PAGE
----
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How to Get Rid of Stinging Nettles

By Cindy Hill ; Updated September 21, 2017

Stinging nettles (Urtica dioica) grow in wet, woody areas and shady waste spaces in nearly every region. The slightest physical contact with the stem and leaf portion of the plant creates a painful, burning sensation in the skin. Mercifully, the painful reaction is usually short-lived and does not create an ongoing poison-ivy-like rash, although some people report continued itching in the area for a few days. Nettles can be eradicated through application of glysophate herbicides combined with digging and pulling, but avoiding that sting in the process can be a challenge.

Put on closed toe shoes or boots, work pants, long sleeved shirt, and gardening gloves. Cut the stand of nettles to 6 inches from the ground using a scythe or garden machete.

Rake the cut nettles into a heavy-duty lawn and leaf bag and discard.

Apply glysophate weed killer to cut stand of nettles in proportions according to the manufacturer's directions.

Wearing closed toe boots, long pants, long sleeved shirt and gloves, dig out roots of nettles stand two weeks after glysophate herbicide application, using flat bladed shovel. Place hardware cloth over wheelbarrow. Place roots on hardware cloth and give a shake to allow dirt to fall into the wheelbarrow. Place root and plant masses in heavy-duty lawn and leaf bag and discard. Return soil from wheelbarrow to area where nettles were growing.

Spray glysophate herbicide over the ground in the area where nettles were removed, again according to manufacturer's directions. Repeat process the following spring if additional nettle growth is seen.


Things You Will Need

  • Small, sharp scythe, or garden machete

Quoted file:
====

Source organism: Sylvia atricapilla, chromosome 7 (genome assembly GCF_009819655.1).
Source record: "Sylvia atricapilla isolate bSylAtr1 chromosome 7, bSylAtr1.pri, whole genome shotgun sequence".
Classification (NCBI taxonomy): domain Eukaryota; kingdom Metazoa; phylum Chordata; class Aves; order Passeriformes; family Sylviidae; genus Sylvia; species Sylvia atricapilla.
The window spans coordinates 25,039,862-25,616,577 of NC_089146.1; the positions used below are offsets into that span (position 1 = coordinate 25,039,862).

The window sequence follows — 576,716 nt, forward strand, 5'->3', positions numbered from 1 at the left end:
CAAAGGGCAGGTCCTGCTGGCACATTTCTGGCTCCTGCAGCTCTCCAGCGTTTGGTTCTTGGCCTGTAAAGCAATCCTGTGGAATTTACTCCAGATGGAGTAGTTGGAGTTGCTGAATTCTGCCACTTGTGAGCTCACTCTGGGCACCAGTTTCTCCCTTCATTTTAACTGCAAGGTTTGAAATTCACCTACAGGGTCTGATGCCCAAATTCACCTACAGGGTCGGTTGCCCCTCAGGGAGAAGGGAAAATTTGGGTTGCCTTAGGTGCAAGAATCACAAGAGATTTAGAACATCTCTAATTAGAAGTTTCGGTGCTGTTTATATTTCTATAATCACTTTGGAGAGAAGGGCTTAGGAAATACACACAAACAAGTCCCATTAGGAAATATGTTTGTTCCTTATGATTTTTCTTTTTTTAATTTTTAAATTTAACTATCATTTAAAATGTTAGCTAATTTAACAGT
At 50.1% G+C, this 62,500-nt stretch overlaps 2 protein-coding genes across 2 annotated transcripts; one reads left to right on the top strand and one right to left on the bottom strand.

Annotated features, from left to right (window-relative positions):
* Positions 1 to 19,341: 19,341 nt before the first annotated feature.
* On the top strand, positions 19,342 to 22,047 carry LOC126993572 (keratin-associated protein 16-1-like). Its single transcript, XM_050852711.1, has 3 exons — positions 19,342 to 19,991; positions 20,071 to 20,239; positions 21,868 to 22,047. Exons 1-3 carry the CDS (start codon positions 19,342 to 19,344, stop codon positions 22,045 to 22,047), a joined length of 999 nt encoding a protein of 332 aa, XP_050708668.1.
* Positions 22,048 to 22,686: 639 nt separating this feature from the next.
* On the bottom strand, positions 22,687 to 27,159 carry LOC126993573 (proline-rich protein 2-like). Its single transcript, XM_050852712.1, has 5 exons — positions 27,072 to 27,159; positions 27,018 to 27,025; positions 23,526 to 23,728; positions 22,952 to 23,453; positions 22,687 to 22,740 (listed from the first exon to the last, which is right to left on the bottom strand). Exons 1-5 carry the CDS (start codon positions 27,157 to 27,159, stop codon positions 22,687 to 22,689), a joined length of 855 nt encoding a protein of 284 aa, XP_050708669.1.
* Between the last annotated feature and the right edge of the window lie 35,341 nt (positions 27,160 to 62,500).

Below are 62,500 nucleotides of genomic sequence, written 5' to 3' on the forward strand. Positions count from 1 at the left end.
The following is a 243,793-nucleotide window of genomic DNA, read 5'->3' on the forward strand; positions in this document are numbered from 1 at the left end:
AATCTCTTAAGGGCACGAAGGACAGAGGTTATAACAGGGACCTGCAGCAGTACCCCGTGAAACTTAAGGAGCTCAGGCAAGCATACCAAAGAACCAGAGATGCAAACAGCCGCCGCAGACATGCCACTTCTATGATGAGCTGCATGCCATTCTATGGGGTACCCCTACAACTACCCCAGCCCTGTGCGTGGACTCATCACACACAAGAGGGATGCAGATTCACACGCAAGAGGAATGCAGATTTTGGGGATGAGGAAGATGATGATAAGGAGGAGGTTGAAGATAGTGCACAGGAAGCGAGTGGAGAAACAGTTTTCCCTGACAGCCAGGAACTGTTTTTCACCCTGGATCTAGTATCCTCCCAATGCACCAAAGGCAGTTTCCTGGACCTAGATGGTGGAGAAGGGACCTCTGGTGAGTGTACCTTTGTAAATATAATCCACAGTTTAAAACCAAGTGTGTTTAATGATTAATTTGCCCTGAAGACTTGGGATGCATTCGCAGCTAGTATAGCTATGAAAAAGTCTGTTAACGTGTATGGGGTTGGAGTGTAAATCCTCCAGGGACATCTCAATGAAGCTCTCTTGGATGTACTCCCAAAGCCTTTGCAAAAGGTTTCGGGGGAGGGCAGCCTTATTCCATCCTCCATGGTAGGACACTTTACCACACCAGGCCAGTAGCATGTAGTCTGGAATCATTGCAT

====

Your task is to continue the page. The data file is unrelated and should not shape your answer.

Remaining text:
• Long-handled fan-shaped rake
  • Heavy-duty lawn and leaf bags
  • Wheelbarrow
  • Glysophate weed killer in spray bottle
  • Flat-bladed shovel
  • Hardware cloth, 4-foot by 4-foot piece
  • Closed toe boots
  • Long, heavy pants
  • Long sleeved work shirt
  • Heavy garden gloves


  • Always wear closed-toe shoes, long heavy pants, a long-sleeved shirt, and heavy garden gloves when working around nettles. Shake out your clothes thoroughly before bringing them indoors or placing them in the washing machine so that pieces of nettle do not get transferred to other garments.
  • Nettles are delicious, highly nutritious cooked greens, and they lose their sting when cooked. Cut the young tips off nettles in the spring and cook them before you eradicate the patch.

About the Author


A freelance writer since 1978 and attorney since 1981, Cindy Hill has won awards for articles on organic agriculture and wild foods, and has published widely in the areas of law, public policy, local foods and gardening. She holds a B.A. in political science from State University of New York and a Master of Environmental Law and a J.D. from Vermont Law School.